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MOMBIAN Preacher's Sons: A 'love bomb' for Middle America
Special to the Online Edition of Windy City Times
by Dana Rudolph
2009-11-11

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"We knew these guys would be good parents. We weren't at all sure that even they would be up to the challenge they were undertaking," said filmmaker C Roebuck Reed about Greg and Stillman Stewart, the two gay dads at the heart of her new documentary, Preacher's Sons.

The film, made with her husband Mark Nealey, follows the family from their fostering and adoption of five "at risk" boys in Pasadena, Calif., through four interstate moves and five years of their lives. "We thought no matter what happens," Reed explained, "it's going to be a good story."

And it is. Greg is a Unitarian Universalist ( UU ) minister; Stillman is a former children's social worker now taking care of their sons full time. Arthur, adopted at seven, had 15 foster placements, three failed adoptions, and a history of abuse and neglect. The Stewarts were his last chance before an institution. Javonte, also adopted at seven, came to them with his five-year-old brother Dionte after nine foster placements. The brothers had learned to hoard food, but did not know how to use silverware. Allen, born with a cocaine addiction through his mother, came to the family when he was three, in foster care his entire life. David, the youngest, also came from an addicted mother, but was lucky enough to be placed with the Stewarts at two weeks old, his second placement.

When the family moved from Pasadena to the conservative heartland of Grand Rapids, Mich., for Greg's new job, the color of the boys' skin made them stand out even more than the gender of their dads. ( Arthur is Hispanic, the rest of the boys are Black and the dads are white. ) After months of stares and unfriendly comments, the family moved to a small farm near Reno, Nevada. Still feeling like outsiders, they then moved to San Francisco, where Stillman and Greg finally felt a real sense of community and belonging.

Reed and Nealey first met the Stewarts at the UU church in Pasadena where Greg was minister of religious education. Nealey was a filmmaker. Reed, a writer trained as a cultural anthropologist, wanted to make a documentary combining the methods of both ethnographic and narrative film. The Stewarts seemed a perfect subject.

The filmmakers wanted to do a revealing, long-term study, however, not just a "day in the life." The Stewarts agreed, even though they had rejected several inquiries from major media venues. Despite the intrusion in their lives, they trusted Reed and Nealey. They also had a strong motivation, and it was more than just gay rights. Greg notes the "staggering" number of children in our country who need homes, and asserts, "At the forefront of this whole endeavor ... is that children be adopted. I want people to see what a difference adults can make in the lives of children."

Over the course of the film, we see Stillman and Greg making that difference, as the boys slowly learn to trust them and each other. We see the challenges as well as the triumphs, however, and the strain this puts on Greg and Stillman's own relationship.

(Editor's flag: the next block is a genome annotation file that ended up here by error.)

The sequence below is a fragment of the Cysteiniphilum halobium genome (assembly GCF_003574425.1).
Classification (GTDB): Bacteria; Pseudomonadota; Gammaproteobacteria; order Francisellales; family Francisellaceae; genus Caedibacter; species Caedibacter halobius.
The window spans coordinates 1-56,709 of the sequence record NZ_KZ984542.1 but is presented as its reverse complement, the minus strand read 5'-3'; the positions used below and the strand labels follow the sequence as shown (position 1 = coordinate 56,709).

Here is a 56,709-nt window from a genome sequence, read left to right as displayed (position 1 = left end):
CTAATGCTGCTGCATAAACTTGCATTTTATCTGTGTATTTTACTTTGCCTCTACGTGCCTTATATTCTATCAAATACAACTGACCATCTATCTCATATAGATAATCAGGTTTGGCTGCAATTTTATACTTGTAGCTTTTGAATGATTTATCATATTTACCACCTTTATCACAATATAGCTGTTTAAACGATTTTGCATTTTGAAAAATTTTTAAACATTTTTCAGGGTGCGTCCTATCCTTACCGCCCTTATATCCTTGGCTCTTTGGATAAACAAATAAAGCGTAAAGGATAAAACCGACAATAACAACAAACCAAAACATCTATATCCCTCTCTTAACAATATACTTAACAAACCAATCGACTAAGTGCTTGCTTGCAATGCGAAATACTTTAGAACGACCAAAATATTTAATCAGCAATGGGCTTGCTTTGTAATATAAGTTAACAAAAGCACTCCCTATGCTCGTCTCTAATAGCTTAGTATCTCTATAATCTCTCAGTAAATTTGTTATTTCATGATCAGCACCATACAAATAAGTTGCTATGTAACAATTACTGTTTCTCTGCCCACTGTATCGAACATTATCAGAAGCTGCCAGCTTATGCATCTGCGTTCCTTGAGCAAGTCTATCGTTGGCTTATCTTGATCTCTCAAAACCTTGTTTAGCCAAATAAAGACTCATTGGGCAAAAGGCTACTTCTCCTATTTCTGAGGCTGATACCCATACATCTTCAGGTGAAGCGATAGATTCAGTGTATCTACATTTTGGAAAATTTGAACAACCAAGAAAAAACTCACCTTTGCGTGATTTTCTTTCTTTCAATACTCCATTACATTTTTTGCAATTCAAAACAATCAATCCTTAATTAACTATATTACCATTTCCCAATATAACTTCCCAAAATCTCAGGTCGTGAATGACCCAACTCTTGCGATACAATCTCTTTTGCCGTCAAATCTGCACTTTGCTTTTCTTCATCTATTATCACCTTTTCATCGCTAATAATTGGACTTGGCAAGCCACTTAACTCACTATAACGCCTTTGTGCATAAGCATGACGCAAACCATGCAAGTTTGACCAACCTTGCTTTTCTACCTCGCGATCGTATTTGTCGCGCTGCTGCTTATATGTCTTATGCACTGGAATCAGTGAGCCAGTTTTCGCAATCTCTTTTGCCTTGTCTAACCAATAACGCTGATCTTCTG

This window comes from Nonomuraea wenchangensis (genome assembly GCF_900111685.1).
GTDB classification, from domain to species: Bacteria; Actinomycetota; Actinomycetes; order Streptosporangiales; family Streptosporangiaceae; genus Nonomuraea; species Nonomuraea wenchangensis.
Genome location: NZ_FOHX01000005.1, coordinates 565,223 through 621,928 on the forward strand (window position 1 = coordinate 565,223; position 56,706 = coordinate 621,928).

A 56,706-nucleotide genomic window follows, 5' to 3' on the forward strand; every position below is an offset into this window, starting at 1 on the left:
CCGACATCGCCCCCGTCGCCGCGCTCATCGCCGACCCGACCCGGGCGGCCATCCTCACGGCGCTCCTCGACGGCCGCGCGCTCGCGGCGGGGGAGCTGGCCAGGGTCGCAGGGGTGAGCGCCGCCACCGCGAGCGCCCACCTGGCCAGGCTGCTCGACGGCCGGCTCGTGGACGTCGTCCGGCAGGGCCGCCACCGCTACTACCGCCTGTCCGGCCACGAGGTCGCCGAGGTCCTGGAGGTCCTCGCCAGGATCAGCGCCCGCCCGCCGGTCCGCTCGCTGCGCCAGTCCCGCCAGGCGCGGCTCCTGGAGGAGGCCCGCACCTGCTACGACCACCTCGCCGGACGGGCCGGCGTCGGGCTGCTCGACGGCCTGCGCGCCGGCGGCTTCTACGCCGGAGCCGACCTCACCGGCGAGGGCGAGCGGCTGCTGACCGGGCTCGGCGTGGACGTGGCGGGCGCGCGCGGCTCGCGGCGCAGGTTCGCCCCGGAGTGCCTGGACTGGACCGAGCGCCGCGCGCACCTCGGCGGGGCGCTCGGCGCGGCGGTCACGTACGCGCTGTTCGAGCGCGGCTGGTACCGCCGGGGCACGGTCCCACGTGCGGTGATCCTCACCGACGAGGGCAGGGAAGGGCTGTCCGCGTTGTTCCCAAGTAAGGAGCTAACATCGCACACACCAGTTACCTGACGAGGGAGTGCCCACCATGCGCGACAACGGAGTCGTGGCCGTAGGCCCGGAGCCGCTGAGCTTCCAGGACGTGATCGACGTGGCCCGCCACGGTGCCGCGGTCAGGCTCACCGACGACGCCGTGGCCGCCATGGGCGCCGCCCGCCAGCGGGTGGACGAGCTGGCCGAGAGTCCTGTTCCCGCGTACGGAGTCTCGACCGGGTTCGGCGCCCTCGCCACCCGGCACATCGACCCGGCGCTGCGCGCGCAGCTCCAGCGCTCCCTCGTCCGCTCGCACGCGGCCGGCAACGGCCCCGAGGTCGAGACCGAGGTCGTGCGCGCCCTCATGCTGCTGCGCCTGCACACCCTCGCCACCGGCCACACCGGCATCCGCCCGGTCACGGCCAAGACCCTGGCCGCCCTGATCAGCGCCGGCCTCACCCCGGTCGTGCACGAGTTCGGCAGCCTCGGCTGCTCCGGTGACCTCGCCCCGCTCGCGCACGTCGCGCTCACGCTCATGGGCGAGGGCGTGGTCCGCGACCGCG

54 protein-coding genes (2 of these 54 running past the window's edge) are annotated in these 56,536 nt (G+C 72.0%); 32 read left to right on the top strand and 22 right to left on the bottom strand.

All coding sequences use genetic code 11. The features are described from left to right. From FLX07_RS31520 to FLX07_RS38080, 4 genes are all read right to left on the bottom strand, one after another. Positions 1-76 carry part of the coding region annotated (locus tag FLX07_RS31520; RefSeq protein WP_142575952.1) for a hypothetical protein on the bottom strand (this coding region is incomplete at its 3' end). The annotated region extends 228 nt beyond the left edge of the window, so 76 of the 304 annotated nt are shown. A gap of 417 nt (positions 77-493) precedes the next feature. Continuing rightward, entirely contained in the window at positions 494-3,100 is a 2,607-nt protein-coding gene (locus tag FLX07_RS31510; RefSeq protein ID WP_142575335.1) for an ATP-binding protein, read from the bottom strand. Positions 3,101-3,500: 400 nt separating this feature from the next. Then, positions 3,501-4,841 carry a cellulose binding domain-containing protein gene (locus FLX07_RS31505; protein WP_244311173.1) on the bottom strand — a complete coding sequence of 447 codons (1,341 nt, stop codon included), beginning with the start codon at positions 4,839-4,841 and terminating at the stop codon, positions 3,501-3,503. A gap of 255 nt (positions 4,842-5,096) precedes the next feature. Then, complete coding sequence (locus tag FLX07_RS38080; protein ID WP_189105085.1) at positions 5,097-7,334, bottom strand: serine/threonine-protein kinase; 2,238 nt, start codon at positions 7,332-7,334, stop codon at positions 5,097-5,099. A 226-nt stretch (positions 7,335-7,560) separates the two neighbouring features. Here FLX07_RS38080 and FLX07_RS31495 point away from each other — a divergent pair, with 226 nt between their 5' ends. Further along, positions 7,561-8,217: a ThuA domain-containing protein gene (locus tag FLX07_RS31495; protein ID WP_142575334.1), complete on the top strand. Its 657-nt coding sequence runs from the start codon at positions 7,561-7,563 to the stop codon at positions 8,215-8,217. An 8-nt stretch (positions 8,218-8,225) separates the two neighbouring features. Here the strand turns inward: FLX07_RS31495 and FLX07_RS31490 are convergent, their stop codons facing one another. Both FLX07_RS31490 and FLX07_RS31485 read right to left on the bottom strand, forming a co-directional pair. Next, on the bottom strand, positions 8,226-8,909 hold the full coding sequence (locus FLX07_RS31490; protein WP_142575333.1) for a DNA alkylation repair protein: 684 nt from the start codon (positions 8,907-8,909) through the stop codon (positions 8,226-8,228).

The secret to the dads' success? In part, their professional backgrounds helped. Stillman had worked for many years with the most troubled children in group homes. Greg worked with children as a religious educator. Still, Reed believes, the answer is simpler, "What [ the boys ] need is what all kids need: lots of love, lots of consistency... . I think that's the biggest source of the transformation you see in the film, that they are just always there for those boys."

The boys have continued to thrive since filming ended. Last spring, 16-year-olds Javonte and Arthur both made their high school honor roll, even though in the film Arthur was failing math. Reed says they are "feeling like and acting like pretty typical teenage boys, which is to me nothing short of miraculous."

At first glance, the film seems a lot like the 2005 documentary, We Are Dad, the story of Florida dads Steven Lofton and Roger Croteau and their five foster sons. The youngest had been born HIV-positive, but "sero-reverted" to negative, whereupon the state tried to place him with an opposite-sex couple who could legally adopt him. The dads fought back with a case that was appealed to the U.S. Supreme Court ( who declined to hear it ) .

The Lofton-Croteau family's legal struggles gave that film a more confrontational overtone, however. Many films about gay families take that approach, Reed says, which she feels is not as effecting in teaching middle America. Instead, she explains, "We made this [ film ] consciously very gentle, non-confrontational. I'd like to call it a 'love bomb.' It's just a portrait of a family that may be a little different from yours. We get into people's hearts through the kids."

Reed and Nealey finished editing the film two years ago, just before Nealey was struck by the illness that soon took his life. Reed put the film on hold to grieve, but is now moving forward to share their work. She is also developing a study guide for high school and college students and one for child service agencies to use in training foster and adoptive parents.

Public television series In the Life aired the first 20 minutes of Preacher's Sons beginning Nov. 1, and began streaming the segment on its Web site Nov. 2. See inthelifetv.org for details. The full DVD will be for sale at preacherssons.com shortly; for now, e-mail preacherssons@gmail.com if you are interested.

Dana Rudolph is the founder and publisher of Mombian ( www.mombian.com ) , a blog and resource directory for LGBT parents.


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